While purists prefer to preserve the originality of their Corvettes, other owners want to make them better than new. That’s the case of David Davies’ 1978 Stingray, which can be characterized as a “restomod” since he improved on the original in a number of areas.
In particular, Davies had to deal with the urethane bumpers, which tend to fade, crack or discolor on the ’73 to ’79 models. He worked closely with J&D Corvette to correct this common problem, along with several other areas. The result is one sweet-looking Coke-bottle Corvette. But it wasn’t always that way, and it took some doing to get the recipe right.
When Davies acquired his Corvette in 1979, it had 33,000 miles on it, and was “powered” (using the term loosely here) by a factory 350 engine. Rated at a meager 185hp, this model didn’t have a whole lot of getup and go.
“When I found out that the catalytic converter was choking the engine,” Davies recalls, “it miraculously ‘fell off’ the car while going through an intersection.” When the muffler shop told him the cost associated with replacing it, he was able to talk the owner of the shop into installing the equivalent of a ’69 Corvette exhaust system. This change drastically improved the performance of the car (no surprise there!). Of course, he couldn’t resist the temptation to test its mettle against a few comers.
“On one occasion, my friend, who had a ‘71 Mach 1 Mustang with a Cleveland block, and I backed up to a wall in a parking lot at work to have some fun,” Davies relates. “Well, just as our tires started spinning, out steps our manager who dove for the shrubs. I haven’t seen a person hit the deck so fast since I was in Vietnam.” (As for who won this little asphalt skirmish—that goes without saying.)
The restoration of this car was an ongoing project for many years. Eventually the old 350 went south, so Davies had the car towed down to J&D Corvette. (Even in Vette’s dilapidated condition, the tow truck driver told Davies that he had received two offers to buy the car before it arrived at its destination.)
“Because of smog regulations in California, I was not able to install a 383 stroker and was stuck with a smog-legal motor. What a shame!” Davies notes, shaking his head. After researching various engine builders and warranties offered, he chose an Edlebrock Performer 350 crate engine rated at 310 hp and 375 lb/ft of torque.
“It was hard to locate headers that were legal in California,” Davies says. “I found a set of ‘91 LT1 Corvette headers that were ported and ceramic coated, which resolved the header situation. In order to improve the flow, I used 2.5-inch exhausts.”
The scope of the project required that it be accomplished in several stages, the first mechanical. After the old lump was removed, the engine compartment was detailed, and the radiator replaced with an aluminum one. In addition, the suspension was upgraded with new A-arms, brake rotors, Bilstein shocks, trailing arms, and neoprene bushings.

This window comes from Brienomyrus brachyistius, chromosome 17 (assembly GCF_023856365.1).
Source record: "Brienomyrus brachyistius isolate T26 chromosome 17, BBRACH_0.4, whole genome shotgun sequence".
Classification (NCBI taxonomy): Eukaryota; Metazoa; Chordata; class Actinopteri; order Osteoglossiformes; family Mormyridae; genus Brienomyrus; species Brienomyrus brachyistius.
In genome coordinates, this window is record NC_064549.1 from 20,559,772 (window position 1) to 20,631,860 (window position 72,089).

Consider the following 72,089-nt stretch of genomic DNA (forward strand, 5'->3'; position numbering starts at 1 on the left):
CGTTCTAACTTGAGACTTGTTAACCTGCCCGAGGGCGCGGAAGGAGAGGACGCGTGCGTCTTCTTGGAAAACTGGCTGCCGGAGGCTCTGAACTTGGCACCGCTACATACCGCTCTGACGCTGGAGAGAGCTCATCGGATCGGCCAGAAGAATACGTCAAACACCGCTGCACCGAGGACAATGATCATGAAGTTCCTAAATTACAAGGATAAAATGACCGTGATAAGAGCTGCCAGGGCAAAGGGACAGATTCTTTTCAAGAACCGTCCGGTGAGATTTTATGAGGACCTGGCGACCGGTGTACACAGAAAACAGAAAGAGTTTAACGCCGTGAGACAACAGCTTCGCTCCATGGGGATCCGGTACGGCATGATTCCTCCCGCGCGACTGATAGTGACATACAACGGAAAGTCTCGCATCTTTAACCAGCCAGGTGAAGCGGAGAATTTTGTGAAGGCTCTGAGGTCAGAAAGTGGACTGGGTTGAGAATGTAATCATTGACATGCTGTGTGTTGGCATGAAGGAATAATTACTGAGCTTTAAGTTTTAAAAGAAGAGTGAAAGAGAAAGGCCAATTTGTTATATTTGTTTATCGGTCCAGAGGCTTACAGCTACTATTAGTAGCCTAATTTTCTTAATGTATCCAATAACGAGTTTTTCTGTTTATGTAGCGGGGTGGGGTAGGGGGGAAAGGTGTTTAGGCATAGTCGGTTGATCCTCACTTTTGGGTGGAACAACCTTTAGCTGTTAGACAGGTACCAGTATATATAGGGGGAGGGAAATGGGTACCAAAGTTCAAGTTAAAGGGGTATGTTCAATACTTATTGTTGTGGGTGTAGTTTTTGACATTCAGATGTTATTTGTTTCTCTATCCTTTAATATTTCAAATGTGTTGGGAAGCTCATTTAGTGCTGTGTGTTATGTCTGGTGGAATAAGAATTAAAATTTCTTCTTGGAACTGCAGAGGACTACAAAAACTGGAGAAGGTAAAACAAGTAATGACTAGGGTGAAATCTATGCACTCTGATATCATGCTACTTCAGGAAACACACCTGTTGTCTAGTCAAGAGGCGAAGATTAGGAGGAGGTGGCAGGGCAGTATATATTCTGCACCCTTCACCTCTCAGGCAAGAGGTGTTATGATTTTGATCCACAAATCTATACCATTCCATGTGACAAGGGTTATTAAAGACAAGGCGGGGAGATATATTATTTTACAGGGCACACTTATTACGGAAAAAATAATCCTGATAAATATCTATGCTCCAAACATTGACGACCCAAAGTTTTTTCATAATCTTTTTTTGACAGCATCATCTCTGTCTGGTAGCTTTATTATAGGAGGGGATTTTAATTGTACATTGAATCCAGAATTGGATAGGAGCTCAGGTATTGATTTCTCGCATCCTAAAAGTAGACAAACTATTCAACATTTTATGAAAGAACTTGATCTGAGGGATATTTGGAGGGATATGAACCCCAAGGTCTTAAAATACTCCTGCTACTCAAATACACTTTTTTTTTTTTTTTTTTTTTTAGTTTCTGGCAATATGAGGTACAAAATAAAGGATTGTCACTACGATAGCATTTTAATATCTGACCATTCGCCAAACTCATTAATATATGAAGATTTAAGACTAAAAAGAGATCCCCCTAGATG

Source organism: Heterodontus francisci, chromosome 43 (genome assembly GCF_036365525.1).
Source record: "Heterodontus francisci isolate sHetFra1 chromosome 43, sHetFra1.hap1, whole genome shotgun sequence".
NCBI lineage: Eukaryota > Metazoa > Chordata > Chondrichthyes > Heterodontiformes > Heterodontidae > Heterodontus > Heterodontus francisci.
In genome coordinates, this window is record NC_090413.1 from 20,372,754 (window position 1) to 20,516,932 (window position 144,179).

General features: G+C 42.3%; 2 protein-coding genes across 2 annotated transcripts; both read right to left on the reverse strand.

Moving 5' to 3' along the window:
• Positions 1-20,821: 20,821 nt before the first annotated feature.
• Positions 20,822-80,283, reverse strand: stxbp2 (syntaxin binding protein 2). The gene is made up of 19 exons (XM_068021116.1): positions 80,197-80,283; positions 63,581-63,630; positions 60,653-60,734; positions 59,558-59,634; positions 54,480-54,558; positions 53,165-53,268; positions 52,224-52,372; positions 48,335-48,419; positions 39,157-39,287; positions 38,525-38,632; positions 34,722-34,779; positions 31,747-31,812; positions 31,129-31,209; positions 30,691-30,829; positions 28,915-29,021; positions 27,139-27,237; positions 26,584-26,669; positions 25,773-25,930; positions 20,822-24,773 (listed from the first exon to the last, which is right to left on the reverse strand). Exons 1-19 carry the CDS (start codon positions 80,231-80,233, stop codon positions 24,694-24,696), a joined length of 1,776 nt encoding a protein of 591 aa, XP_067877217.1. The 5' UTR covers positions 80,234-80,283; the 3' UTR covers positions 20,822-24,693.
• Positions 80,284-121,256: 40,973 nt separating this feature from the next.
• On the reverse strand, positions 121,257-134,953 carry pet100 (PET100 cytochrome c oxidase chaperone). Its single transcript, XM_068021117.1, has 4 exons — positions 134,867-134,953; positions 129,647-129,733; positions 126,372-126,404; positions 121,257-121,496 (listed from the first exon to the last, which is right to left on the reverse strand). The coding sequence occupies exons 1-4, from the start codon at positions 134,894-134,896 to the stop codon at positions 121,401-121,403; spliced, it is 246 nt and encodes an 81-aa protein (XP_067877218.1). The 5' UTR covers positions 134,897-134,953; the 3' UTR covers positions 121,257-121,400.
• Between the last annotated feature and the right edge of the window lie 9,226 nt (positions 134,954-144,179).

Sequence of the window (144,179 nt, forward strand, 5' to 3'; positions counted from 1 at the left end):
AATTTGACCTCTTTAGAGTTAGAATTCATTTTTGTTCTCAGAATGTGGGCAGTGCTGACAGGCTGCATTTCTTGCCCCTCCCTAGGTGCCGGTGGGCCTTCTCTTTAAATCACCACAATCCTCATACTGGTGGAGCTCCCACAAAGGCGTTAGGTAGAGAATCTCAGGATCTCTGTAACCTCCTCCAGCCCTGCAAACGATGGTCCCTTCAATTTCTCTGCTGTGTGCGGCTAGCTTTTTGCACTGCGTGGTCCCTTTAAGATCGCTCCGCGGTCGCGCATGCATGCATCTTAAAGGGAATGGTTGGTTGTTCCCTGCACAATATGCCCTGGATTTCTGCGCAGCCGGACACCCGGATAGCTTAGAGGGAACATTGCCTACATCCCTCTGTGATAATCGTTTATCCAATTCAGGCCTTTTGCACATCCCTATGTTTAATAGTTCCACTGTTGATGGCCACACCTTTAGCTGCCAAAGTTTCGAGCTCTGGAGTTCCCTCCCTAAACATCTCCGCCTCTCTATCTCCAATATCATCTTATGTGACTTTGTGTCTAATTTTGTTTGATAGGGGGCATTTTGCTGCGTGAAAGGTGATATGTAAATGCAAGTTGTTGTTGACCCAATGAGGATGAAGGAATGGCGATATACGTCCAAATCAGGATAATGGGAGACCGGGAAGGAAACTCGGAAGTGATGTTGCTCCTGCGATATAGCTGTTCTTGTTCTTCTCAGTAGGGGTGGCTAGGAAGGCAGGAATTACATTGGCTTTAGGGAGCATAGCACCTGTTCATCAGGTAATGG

The second stage was to strip the original paint job, which revealed hidden stress cracks after a special spray was applied, along with body seams that required additional labor. Not only that, the original urethane bumpers (which look wavy even when new), needed replacement with aftermarket fiberglass pieces. It’s not possible to restore the thin, soft urethane, so fiberglass components are a better choice. (J&D’s retail price for the front cap is $285, and depending on the model year, the rear units go for $315 to $349.)
Noe Garcia, J&D Corvette’s shop manager, shared a few pointers on how he corrects this problem area, first emphasizing that this job is not an easy do-it-yourself, driveway deal. “It takes some time to fit them on properly,” he says. “Somebody doing it in his backyard might get scared.”
For instance, the factory retainers won’t hold the new pieces very well, so J&D uses 3/8-inch bolts. Also, Garcia says he removes some of the cushion absorber material underneath (but not the impact bar) for a better fit. Even so, he finds that some bumper openings vary in size, which might require a bit of body filler at the edges. Typically he starts in the middle and works toward the outside edges to ensure the body pieces line up.
While Garcia was taking care of the bumpers, Davies decided to throw on a Daytona hood as well to provide increased airflow over the engine, and for a more aggressive style. After all the body seams and parts were aligned, the body was sculpted smooth with block and power sanding.
The third and final stage of the project was accomplished in three parts. After a heavy primer coat was applied, a mist of black paint was sprayed over the body to define any body base-coat imperfections during the hand-sanding phase. Once those were eliminated, a sealer coat was applied, and the body already began to take on a shine. For the final color coat, Davies chose Corvette Torch Red, followed by two coats of clear paint.
“While the car has less than two hundred miles on it since the restoration was completed, I have had nothing but compliments on the car, from individuals gawking at it to a thumbs-up from the California Highway Patrol,” Davies says. (Good thing that’s the only thing the CHP has communicated to him.) And best of all, Davies says his restomod Stingray is now better than new.